A Woman’s View: Marriage

“I recently was married this past year for the first time and while I find there are some good things about it, I also feel like I am raising a toddler,” said an anonymous NEast resident. “It’s not that I don’t love my husband, it’s just that I feel more like a mom than a wife sometimes having to always clean up or take care of my hubby, which I didn’t sign on for.”

In today’s world, women are less likely to become doting wives than in the era of our parents or grandparents. The reasons behind this movement suggest liberation and that more women are independent with a “take care of myself” attitude. The marriage rate has dropped over the past decades, and the increase in divorce has soared. In 2008, the divorce rate jumped to 45 percent.

Marriage has many positive aspects and can be a wonderful joint partnership when there is mutual understanding and consideration from both sides. The antiquated theory of “women’s work,” which involves all house duties after work hours has dwindled over the past years. Women are working, many times, more than forty-hour workweeks and suggest a shared amount of housework, which seldom gets acknowledged.

“I come home at 7 in the night after working from 7 in the morning, and you think dinner is even started? No, my husband is sitting on the couch with his feet and asks ‘what ya making?’ as soon as I walk in,” said NEast resident Sally McCarthy. “I mean how hard is it to run a washer – the washer does the work for you, but still I have to hear, ‘oh I don’t know how to work it.’ He’s a mechanic for crying out loud.” Many women will be laughing at this statement and shaking their heads saying, “too true,” but the fact of the matter is that small things like these can pile up and cause large arguments.

Many new wives begin their marriage years trying to be the so-called perfect wife by catering to their husbands in an attempt to keep a peaceful marriage.

“Let me tell you all that stops about the age of 40,” McCarthy said. “You stop caring so much about him and realize I am killing myself and why, because you can’t open a hamper, flush a toilet, wash a dish, put on clean clothes and Lord forbid he make himself a sandwich,” she continued. “I swear men act just like toddlers. They demand your attention, don’t care about anything that goes on with you, they want you to be a mom/maid for 24/7, they can’t feed themselves and when you correct them, they get mad and sulk because you said something.”

This is not to say that all men act the same way. To give credit where credit is due, there are some men who will help their wives and are self-sufficient.

“I can’t really complain about my husband. He has been great and helps me all the time. Especially once you have kids, you need the help,” said NEast resident Ella. “I think I have his mom to thank for that because she always taught him how to do things for himself, unlike some moms who want to keep their baby boys even when they are grown men.”

The women of the NEast have spoken, and a surprising 19 out of 20 women interviewed said they felt it was the mothers’ fault for “babying” their sons that they get used to someone always picking up after them and catering to their needs.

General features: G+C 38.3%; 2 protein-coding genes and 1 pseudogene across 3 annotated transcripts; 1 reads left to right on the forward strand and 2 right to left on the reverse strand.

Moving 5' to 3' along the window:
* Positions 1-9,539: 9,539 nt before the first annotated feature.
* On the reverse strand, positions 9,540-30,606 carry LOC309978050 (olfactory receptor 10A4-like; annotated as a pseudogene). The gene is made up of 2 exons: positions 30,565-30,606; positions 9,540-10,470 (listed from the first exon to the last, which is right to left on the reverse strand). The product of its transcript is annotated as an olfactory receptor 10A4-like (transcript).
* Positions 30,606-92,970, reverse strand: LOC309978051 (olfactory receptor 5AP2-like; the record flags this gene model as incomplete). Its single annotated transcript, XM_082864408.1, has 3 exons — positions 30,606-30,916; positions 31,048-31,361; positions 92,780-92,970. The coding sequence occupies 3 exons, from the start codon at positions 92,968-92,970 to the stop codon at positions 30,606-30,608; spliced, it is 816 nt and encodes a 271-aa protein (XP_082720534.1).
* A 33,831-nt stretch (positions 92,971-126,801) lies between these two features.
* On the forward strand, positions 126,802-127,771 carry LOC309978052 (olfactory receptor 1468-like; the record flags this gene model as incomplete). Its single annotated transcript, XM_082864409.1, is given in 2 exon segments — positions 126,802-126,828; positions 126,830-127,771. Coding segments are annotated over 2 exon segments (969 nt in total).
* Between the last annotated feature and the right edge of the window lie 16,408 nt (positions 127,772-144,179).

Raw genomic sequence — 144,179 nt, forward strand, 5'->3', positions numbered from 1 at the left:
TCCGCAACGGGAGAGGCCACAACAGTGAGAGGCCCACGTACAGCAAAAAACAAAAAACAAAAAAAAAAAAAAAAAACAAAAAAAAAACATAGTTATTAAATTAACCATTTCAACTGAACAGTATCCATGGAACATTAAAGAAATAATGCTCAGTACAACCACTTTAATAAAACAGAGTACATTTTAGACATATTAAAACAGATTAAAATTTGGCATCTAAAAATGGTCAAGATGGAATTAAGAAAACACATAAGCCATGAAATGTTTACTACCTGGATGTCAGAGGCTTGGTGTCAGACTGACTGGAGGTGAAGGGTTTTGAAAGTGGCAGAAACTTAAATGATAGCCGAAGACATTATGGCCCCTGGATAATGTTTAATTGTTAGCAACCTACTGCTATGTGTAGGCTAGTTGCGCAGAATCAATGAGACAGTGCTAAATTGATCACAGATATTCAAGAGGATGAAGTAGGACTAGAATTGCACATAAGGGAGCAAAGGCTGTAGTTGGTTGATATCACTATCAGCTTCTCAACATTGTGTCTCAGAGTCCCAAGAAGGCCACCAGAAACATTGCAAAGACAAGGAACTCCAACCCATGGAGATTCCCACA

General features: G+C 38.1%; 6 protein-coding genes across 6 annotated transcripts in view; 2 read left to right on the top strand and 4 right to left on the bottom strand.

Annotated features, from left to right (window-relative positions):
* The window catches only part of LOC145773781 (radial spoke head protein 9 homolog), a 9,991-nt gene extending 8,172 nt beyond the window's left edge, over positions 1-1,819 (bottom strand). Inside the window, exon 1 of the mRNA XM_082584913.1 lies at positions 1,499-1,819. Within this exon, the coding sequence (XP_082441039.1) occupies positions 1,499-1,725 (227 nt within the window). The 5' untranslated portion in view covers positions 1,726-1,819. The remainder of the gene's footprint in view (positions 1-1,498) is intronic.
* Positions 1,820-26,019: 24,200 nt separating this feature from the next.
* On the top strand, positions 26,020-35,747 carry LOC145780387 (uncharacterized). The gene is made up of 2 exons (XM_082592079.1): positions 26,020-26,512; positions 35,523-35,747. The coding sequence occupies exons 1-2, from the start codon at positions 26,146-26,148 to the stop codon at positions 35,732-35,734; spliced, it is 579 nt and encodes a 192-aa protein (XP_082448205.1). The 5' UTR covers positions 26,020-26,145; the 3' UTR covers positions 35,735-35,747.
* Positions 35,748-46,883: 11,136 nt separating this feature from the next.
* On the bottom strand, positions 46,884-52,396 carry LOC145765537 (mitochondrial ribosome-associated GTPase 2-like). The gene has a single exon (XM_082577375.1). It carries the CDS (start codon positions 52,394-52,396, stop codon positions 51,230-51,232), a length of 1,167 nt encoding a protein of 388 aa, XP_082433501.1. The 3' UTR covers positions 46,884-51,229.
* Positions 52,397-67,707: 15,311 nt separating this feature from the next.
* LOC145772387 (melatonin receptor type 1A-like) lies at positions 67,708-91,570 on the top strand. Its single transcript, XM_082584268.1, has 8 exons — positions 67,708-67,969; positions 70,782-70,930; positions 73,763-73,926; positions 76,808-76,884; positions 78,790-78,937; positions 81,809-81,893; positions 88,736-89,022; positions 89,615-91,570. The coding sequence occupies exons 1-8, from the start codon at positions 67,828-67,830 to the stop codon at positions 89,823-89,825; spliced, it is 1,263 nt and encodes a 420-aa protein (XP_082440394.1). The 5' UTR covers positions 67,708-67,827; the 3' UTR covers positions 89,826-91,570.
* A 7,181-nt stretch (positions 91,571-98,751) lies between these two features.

“Look how many moms spoil their sons. I am guilty too; my 29-year-old son still comes over for dinner and to drop off his wash. Honestly though, as a mom, it is hard to say no,” said Charlotte, a NEast mother.

“My husband never did a thing for himself when he was younger and still doesn’t. He was raised with a mother who would jump up and go get whatever he wanted – always cleaned up and washed things for him – and I have never broken him out of the habit in the 19 years of marriage we’ve had,” McCarthy said.

According to a poll taken of 20 NEast women, 18 out of 20 said they were married to a “toddler”. All 18 ladies are working women who still run their houses – completing “women’s work”, even though they are considered antiquated ideas.

Not all marriages that end are due to the above rationale, but one woman from the NEast said it led to the slow decay of her marriage.

“I worked 60 hours a week, took care of two sick parents and still never received help from my ex-husband with household chores. It got to the point where I was on the verge of a nervous breakdown, and I told him things had to change, but they never did. I had no other choice. It got to be ridiculous.” Said a rather emotional, anonymous NEast resident. “If a woman is working so hard and she is still doing housework alone, at the very least, just don’t make it harder on her by giving her more to do. It sounds crazy, but the little things just add up”

To avoid the pitfalls that come with some ideas of gender role play, before entering into marriage, communication regarding feelings and work should be open and frequent. When entering into a commitment like marriage, there needs to be a mutual respect and understanding that many people, both male and female, take for granted. Many well-accredited marriage counselors state that keeping the communication lines open regardless of the situation can do wonders to save a marriage and prevent arguments.

A Woman’s View is a column about women’s issues written by Donna Ward. The column appears every other Thursday on NEastPhilly.com. See others here. Read other NEastPhilly columns here.

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